Previous studies of electrostatic interactions during protein ultrafiltration have generally assumed that the membrane surface charge density and pore size are the only membrane properties that determine the overall performance, without any consideration of the detailed molecular structure of the charged ligands. This is in sharp contrast to the behavior seen in ion exchange chromatography where the detailed physical and chemical properties of the functional ligand can have a significant impact on the adsorption characteristics. The objective of this study was to examine the behavior of several novel positively-charged ultrafiltration membranes generated by covalent attachment of a series of ligands having similar size but containing different numbers of primary, secondary, and quaternary amines. Membrane surface charge was evaluated using both streaming potential and dye-binding measurements, with the number of amine nitrogens verified by X-ray photoelectron spectroscopy (XPS). Ultrafiltration experiments were performed over a range of solution ionic strength using cytochrome c as a model protein. Protein transmission was well correlated with the apparent zeta potential of the membrane, with minimal contribution from the number of amine groups along the length of the membrane or the presence of a quaternary versus primary amine. The results provide important insights into the relationship between ligand properties and membrane performance, providing a framework for the development of novel charged ultrafiltration membranes for high performance bioprocessing applications.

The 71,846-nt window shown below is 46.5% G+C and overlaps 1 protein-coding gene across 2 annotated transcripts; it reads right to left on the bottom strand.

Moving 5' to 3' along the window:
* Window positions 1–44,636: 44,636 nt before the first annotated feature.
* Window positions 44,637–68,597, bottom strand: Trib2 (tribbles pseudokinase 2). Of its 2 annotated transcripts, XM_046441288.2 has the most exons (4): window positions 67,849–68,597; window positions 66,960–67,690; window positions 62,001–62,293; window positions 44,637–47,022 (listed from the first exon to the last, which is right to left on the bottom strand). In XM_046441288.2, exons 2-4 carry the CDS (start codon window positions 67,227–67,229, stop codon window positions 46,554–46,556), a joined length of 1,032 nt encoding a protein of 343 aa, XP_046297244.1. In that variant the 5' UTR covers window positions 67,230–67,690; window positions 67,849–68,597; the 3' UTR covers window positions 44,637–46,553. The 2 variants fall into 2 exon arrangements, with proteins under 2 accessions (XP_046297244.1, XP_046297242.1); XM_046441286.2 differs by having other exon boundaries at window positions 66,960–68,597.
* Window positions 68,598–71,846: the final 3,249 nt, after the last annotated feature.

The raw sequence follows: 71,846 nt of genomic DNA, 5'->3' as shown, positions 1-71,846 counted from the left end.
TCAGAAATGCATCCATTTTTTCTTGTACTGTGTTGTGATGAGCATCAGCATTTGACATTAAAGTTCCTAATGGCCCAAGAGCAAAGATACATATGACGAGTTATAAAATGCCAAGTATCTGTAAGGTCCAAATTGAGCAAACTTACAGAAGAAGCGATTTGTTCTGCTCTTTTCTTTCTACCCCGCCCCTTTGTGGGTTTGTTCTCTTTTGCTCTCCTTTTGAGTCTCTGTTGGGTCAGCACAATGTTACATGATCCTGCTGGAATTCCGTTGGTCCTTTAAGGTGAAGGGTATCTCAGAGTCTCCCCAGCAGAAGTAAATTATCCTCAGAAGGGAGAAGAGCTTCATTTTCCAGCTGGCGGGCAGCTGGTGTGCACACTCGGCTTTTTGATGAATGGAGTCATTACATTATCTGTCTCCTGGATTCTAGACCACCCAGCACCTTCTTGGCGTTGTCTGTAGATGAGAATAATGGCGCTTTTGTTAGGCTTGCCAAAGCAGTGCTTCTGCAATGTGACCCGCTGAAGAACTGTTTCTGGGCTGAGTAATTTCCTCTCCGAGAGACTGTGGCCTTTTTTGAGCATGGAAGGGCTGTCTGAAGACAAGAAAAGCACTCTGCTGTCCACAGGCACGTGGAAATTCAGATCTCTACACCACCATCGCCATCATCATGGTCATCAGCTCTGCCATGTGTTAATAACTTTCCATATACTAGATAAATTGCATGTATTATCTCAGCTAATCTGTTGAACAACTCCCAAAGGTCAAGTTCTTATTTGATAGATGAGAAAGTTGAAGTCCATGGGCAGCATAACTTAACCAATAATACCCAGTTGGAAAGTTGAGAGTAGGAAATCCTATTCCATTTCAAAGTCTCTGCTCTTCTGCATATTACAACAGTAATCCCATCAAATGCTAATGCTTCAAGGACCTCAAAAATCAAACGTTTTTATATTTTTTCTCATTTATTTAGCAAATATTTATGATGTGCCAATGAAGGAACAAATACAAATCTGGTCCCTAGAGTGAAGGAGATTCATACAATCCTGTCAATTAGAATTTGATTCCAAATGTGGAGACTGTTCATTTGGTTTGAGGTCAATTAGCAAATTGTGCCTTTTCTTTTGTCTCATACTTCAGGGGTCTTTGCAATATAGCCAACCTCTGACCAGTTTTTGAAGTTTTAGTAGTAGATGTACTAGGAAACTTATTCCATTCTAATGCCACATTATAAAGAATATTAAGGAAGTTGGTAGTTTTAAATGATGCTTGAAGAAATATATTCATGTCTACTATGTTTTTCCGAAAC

All Science Journal Classification (ASJC) codes
- Materials Science(all)
- Physical and Theoretical Chemistry
- Filtration and Separation